According to here https://support.adeptia.com/hc/en-us/articl...-how-to-map-it-
the format described is fixed width.
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JonSmith
post Mar 15 2019, 07:27 AM
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Sure but thats a custom application saying you can 'define' the PITA file.

If you look at
https://docs.microsoft.com/en-us/SQL/odbc/m...SQL-server-2017

This is a more generic Microsoft approach to Text File Driver where you can define a fixed width or comma delimited file and as you can see there is no way to add multiple 'blocks'. This makes me feel like fixed width is still not the right name. The widths aren't fixed per file so it does seem off to call it that.
Of course I could be wrong!
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cheekybuddha
post Mar 15 2019, 07:38 AM
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These files must come with a spec somewhere to define the mappings of each line type, no?

--------------------


Regards,

David Marten
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nuclear_nick
post Mar 15 2019, 07:45 AM
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I had to deal with it a few years ago, and it was indeed referred to as 'Fixed Width'... if I understand what you're talking about.

Basically it's a CSV without the comma's, so every 'field' is defined by being so many characters wide, and padded by (usually) spaces. So yes, I had to have a table to 'map' out the definitions.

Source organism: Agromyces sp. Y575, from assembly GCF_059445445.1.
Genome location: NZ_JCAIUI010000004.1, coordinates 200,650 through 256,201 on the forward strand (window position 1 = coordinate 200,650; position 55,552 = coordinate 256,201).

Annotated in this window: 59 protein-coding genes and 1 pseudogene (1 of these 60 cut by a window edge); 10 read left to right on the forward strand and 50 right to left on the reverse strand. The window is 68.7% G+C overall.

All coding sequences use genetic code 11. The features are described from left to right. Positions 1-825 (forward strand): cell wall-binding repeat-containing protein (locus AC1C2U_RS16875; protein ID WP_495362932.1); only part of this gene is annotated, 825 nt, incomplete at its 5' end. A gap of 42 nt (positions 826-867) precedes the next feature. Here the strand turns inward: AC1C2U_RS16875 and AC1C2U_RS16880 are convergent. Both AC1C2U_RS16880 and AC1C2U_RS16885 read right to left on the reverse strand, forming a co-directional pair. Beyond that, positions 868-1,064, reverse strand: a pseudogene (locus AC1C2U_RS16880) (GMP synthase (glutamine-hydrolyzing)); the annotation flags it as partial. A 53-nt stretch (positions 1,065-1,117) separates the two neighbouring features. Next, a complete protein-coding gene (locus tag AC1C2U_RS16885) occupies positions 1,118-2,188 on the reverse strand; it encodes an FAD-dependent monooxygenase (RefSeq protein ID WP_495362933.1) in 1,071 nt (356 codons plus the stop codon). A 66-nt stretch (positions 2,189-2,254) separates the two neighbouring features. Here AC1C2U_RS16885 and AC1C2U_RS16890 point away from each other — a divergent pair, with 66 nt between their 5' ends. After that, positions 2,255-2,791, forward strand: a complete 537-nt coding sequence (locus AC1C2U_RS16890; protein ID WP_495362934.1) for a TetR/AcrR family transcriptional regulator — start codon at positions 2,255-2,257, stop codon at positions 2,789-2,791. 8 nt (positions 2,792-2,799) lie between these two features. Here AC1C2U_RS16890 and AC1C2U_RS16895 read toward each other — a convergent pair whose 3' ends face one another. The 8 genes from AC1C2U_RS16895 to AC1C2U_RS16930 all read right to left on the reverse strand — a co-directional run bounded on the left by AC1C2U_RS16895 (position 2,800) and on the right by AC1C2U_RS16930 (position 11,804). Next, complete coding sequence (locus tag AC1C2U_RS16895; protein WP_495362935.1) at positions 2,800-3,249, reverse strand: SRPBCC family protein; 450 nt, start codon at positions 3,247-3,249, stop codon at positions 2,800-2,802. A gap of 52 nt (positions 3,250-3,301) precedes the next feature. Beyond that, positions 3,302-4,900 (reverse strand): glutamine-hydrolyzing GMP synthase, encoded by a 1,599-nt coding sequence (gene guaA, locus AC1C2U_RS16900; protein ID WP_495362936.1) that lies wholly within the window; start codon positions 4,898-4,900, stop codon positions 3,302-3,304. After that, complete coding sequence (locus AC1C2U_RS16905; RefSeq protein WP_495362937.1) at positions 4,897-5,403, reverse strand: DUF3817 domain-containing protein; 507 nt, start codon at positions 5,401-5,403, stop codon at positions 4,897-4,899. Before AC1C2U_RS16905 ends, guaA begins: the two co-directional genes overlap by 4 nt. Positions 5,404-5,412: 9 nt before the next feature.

And it was/is a PITA. Especially when they make a change.

--------------------
"Nuclear" Nick
____________
The top three reasons to hide code; 1) It's not your own. 2) It's your own, but it's so crappy you don't want anyone to see it. 3) The comments in your code would get you in a lot of trouble if ever made public.
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JonSmith
post Mar 15 2019, 10:42 AM
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Of course they do David, but that calls it by the specific version of the file (to make it complicated here different countries report using different specifications of a PITA file!)
I attached a screenshot, it doesn't call it fixed width or anything.

@Nick,

I think you aren't seeing the full picture.
Its not as simple as you need to map out the fixed widths. You need to map out the fixed widths per LINE!!! As the file contains multiple different mappings.
You have to examine the first x bytes of the file to work out how to parse that line.

In the screenshot I attached you can see the lines starting with H use the 'Header record specs, lines starting with 'D' follow the 'Detail record Specs' etc etc, there were like 12 specs for this one version.
Attached File(s)
Attached File  Capture.PNG ( 45.05K )Number of downloads: 0
 
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Minty
post Mar 15 2019, 11:27 AM
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From: UK - Wiltshire


That looks like almost an exact replica of the system I had to work with.
I can't remember precisely but I seem to think it was an AS400 system file spec.

And I had two different ones to deal with. So PITA was pretty accurate.